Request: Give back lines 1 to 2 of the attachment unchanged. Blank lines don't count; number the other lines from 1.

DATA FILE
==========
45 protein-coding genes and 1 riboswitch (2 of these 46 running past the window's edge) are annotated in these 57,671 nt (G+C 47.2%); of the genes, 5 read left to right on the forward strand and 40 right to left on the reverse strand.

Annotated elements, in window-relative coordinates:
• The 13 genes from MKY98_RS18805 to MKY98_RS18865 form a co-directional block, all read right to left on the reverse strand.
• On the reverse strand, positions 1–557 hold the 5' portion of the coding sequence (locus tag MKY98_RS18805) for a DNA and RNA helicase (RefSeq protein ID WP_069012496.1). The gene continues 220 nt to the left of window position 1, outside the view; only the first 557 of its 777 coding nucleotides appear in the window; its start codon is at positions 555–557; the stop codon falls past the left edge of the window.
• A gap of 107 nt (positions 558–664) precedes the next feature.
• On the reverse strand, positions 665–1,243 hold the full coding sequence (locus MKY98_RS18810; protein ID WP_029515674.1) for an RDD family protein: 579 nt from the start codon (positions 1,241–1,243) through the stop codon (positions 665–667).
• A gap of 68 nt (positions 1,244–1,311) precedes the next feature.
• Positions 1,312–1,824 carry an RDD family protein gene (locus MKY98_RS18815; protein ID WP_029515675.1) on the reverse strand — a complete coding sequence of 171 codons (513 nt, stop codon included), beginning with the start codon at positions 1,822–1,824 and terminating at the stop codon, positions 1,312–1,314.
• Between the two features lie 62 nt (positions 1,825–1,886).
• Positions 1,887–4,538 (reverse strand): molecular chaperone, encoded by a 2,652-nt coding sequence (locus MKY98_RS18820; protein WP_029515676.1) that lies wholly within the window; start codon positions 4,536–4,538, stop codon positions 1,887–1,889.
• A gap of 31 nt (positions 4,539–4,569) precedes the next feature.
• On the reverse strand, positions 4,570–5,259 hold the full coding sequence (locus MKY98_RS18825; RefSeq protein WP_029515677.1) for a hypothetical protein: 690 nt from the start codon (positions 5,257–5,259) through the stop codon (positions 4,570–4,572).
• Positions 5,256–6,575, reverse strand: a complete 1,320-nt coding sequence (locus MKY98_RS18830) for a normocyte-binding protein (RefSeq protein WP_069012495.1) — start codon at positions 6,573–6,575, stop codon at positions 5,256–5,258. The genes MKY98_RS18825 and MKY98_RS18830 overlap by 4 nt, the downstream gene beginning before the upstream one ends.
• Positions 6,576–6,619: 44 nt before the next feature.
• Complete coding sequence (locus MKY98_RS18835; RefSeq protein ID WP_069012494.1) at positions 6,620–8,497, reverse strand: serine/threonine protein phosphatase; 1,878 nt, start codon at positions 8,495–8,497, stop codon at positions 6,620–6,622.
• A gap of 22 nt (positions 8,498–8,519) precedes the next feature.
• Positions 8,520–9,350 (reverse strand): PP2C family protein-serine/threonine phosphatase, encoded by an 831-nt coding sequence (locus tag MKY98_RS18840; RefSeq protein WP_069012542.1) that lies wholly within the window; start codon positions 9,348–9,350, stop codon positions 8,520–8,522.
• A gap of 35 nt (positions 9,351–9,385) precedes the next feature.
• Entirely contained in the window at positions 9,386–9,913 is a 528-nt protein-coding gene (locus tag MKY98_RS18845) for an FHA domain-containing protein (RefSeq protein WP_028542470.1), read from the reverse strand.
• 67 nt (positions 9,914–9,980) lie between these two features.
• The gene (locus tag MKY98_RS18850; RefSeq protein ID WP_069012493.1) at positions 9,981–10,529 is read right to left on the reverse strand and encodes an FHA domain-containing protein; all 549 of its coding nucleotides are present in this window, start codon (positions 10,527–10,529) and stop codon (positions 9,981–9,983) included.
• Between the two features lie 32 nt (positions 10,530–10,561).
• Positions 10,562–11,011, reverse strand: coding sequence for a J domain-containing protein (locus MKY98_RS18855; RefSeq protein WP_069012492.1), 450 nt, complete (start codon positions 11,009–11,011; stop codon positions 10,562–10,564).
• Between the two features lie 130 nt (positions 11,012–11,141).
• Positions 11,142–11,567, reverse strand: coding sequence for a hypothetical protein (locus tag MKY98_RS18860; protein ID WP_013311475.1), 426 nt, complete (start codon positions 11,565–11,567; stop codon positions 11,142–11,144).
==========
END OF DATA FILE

45 protein-coding genes and 1 riboswitch (2 of these 46 running past the window's edge) are annotated in these 57,671 nt (G+C 47.2%); of the genes, 5 read left to right on the forward strand and 40 right to left on the reverse strand.

Annotated elements, in window-relative coordinates: